Rakesh Bhandari bhandari at phoenix.Princeton.EDU
Sat Feb 20 15:36:38 PST 1999

Doug wrote:

>But Keynes also thought capital investment was the motor of the system, and
>believed that stimulating the animal spirits of entrepreneurs or having a
>state investment board take their place if they're too scared or gloomy to
>do the job was the whole point of economic policymaking.

Mario Cogoy, a disciple of Paul Mattick, agrees that this is true of Keynes but not the left Keynesians. He writes:

"However, Keynes did pose the problem correctly, and understood that fluctuations in the national income are to be understood primarily from the standpoint of demand for capital and *not from that of the demand for consumer goods.* If income consists of consumption and savings, disruptions of the economic cycle can be expected not from the consumption side of the system but from the capital side, from the difficulties of transforming savings into investments. "Thus it is no advance on Keynes at all to interpret his theory, as Joan Robinson does, as a theory of underconsumption. According to Robinson, the rate of investment depends on the rate of profit, and the latter in turn on the demand for consumer goods. Since the demand for consumer goods is limited in general by the level of wages, there must be some point beyond which the production of consumer goods can grow no further. When this point is reached, the demand for means of production will decline, so that a crisis will set in owing to insufficient ineffective demand. But even such an argument explains nothing. Its main thrust is to separate the sphere of production from the spehere of consumption and then to attempt to situate the problem in the latter. . In reality, demand in a capitalist society can no other origin than capital accumulation. Accumulatin includes not only the demand for the means of production, but also demand for consumer goods, since the latter is nothing more than a result of the sale of labor power and has its origin in the reproduction and accumulation of variable capital. To say that profit is determined by the scale of consumption is to set the problem on its head; under capitalism consumption depends on profit and not profit on consumption. Since demand can only arise from capital expansion, it is always constituted by constant and variable capital"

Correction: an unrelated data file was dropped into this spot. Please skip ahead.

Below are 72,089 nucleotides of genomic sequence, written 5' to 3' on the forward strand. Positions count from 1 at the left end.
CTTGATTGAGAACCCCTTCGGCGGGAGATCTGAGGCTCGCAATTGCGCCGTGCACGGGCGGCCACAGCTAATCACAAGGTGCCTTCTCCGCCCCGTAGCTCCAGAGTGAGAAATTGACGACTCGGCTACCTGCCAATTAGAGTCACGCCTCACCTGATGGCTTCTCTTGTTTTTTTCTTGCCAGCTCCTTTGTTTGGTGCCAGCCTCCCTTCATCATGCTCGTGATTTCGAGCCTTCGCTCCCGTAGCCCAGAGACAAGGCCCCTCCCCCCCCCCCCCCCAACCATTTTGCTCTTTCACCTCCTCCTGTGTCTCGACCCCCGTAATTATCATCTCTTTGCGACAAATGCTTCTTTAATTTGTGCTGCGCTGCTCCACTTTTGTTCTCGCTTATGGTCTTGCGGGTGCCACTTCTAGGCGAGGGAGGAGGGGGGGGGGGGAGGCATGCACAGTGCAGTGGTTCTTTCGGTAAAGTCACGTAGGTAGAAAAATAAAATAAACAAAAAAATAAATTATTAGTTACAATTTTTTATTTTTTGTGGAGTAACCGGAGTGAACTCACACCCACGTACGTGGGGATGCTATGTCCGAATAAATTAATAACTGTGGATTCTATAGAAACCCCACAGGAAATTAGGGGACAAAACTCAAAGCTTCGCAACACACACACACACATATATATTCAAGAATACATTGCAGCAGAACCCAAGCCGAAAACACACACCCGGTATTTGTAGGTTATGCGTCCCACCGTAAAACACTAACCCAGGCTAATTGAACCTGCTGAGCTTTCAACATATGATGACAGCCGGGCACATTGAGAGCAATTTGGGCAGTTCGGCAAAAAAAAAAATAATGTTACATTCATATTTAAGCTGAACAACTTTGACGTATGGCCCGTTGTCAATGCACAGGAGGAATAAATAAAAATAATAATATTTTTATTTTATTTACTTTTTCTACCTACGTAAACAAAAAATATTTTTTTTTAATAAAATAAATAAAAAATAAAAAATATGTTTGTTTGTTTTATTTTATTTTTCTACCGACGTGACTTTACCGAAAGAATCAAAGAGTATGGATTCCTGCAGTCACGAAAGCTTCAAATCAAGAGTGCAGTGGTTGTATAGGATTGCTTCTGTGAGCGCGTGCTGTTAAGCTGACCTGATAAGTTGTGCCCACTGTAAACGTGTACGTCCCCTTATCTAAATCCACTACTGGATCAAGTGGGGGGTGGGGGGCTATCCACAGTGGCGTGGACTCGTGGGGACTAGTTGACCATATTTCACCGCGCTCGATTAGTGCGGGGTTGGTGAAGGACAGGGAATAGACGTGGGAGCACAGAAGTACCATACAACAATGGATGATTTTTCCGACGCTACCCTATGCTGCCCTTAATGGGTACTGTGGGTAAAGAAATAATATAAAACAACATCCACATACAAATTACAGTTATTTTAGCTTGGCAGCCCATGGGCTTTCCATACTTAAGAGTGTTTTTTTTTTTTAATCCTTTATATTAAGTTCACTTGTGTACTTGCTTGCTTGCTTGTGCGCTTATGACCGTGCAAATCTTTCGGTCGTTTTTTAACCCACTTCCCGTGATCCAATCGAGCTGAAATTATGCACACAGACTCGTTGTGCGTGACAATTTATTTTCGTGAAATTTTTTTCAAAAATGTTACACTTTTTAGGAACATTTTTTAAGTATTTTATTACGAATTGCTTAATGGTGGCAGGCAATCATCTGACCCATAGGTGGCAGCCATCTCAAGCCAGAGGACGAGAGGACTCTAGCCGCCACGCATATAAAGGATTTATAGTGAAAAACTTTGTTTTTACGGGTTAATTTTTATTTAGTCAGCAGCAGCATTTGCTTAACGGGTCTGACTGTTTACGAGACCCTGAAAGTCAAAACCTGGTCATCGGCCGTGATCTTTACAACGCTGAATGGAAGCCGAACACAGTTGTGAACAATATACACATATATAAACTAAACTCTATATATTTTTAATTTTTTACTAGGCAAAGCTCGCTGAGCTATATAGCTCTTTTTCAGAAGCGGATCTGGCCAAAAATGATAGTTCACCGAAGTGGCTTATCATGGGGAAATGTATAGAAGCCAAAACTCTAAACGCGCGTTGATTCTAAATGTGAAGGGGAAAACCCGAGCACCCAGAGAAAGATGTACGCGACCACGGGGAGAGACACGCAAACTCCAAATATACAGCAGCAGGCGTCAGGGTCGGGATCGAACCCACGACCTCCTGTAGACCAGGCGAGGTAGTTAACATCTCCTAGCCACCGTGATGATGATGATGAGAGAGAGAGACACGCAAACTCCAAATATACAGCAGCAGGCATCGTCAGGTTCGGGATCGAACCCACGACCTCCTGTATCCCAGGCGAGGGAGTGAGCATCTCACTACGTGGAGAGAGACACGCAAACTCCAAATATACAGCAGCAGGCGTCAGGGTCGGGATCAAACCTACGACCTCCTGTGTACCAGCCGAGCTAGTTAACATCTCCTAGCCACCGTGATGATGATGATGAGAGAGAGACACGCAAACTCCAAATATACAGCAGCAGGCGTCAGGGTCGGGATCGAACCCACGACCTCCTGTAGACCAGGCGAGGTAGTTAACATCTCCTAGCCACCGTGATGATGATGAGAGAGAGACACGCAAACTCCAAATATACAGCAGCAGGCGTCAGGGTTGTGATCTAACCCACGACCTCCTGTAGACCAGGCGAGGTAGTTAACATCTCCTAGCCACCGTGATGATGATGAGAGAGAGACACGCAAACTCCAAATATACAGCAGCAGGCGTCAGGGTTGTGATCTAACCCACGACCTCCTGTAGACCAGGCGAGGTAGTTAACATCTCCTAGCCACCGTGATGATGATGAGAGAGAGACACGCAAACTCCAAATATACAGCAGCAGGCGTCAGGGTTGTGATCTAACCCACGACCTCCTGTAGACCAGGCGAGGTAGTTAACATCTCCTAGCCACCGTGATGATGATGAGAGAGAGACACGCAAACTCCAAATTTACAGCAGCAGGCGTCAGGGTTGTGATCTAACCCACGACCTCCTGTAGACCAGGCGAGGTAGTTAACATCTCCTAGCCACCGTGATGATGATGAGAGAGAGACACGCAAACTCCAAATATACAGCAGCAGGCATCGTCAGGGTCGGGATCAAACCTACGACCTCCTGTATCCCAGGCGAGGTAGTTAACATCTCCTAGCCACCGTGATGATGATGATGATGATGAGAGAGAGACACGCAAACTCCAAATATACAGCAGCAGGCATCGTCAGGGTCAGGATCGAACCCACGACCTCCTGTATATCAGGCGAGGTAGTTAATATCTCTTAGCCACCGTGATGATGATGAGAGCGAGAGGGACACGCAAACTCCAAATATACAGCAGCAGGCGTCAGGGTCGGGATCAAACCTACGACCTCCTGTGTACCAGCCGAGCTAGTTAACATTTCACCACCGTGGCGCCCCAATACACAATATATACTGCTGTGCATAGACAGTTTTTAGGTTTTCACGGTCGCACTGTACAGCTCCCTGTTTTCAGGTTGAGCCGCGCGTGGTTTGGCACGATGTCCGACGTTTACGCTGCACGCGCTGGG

In International Journal of Political Economy, vol 17, no 2 (Summer 1987). I can't read the page number but it's in "The Theory of Value and State Spending" chapter.


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